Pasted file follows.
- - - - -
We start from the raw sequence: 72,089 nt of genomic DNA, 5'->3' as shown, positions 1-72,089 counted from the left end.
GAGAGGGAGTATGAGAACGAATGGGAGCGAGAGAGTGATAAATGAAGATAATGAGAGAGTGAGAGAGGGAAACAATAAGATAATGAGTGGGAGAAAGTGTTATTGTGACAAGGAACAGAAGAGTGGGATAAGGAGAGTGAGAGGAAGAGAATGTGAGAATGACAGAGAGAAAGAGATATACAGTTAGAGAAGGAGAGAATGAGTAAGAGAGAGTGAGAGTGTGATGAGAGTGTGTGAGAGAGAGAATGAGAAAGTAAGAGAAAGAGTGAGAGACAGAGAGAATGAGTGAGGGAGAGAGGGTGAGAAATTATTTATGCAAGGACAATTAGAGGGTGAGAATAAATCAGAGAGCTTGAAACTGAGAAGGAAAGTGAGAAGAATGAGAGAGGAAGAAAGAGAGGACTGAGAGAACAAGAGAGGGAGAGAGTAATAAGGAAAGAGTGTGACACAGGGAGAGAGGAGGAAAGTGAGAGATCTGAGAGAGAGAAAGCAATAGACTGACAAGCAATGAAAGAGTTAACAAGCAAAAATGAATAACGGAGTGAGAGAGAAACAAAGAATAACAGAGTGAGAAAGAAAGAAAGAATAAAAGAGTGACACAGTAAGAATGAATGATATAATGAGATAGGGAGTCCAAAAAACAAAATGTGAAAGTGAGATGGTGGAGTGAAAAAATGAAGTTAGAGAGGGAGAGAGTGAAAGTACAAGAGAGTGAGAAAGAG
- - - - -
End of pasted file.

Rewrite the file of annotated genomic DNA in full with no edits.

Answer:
We start from the raw sequence: 72,089 nt of genomic DNA, 5'->3' as shown, positions 1-72,089 counted from the left end.
GAGAGGGAGTATGAGAACGAATGGGAGCGAGAGAGTGATAAATGAAGATAATGAGAGAGTGAGAGAGGGAAACAATAAGATAATGAGTGGGAGAAAGTGTTATTGTGACAAGGAACAGAAGAGTGGGATAAGGAGAGTGAGAGGAAGAGAATGTGAGAATGACAGAGAGAAAGAGATATACAGTTAGAGAAGGAGAGAATGAGTAAGAGAGAGTGAGAGTGTGATGAGAGTGTGTGAGAGAGAGAATGAGAAAGTAAGAGAAAGAGTGAGAGACAGAGAGAATGAGTGAGGGAGAGAGGGTGAGAAATTATTTATGCAAGGACAATTAGAGGGTGAGAATAAATCAGAGAGCTTGAAACTGAGAAGGAAAGTGAGAAGAATGAGAGAGGAAGAAAGAGAGGACTGAGAGAACAAGAGAGGGAGAGAGTAATAAGGAAAGAGTGTGACACAGGGAGAGAGGAGGAAAGTGAGAGATCTGAGAGAGAGAAAGCAATAGACTGACAAGCAATGAAAGAGTTAACAAGCAAAAATGAATAACGGAGTGAGAGAGAAACAAAGAATAACAGAGTGAGAAAGAAAGAAAGAATAAAAGAGTGACACAGTAAGAATGAATGATATAATGAGATAGGGAGTCCAAAAAACAAAATGTGAAAGTGAGATGGTGGAGTGAAAAAATGAAGTTAGAGAGGGAGAGAGTGAAAGTACAAGAGAGTGAGAAAGAG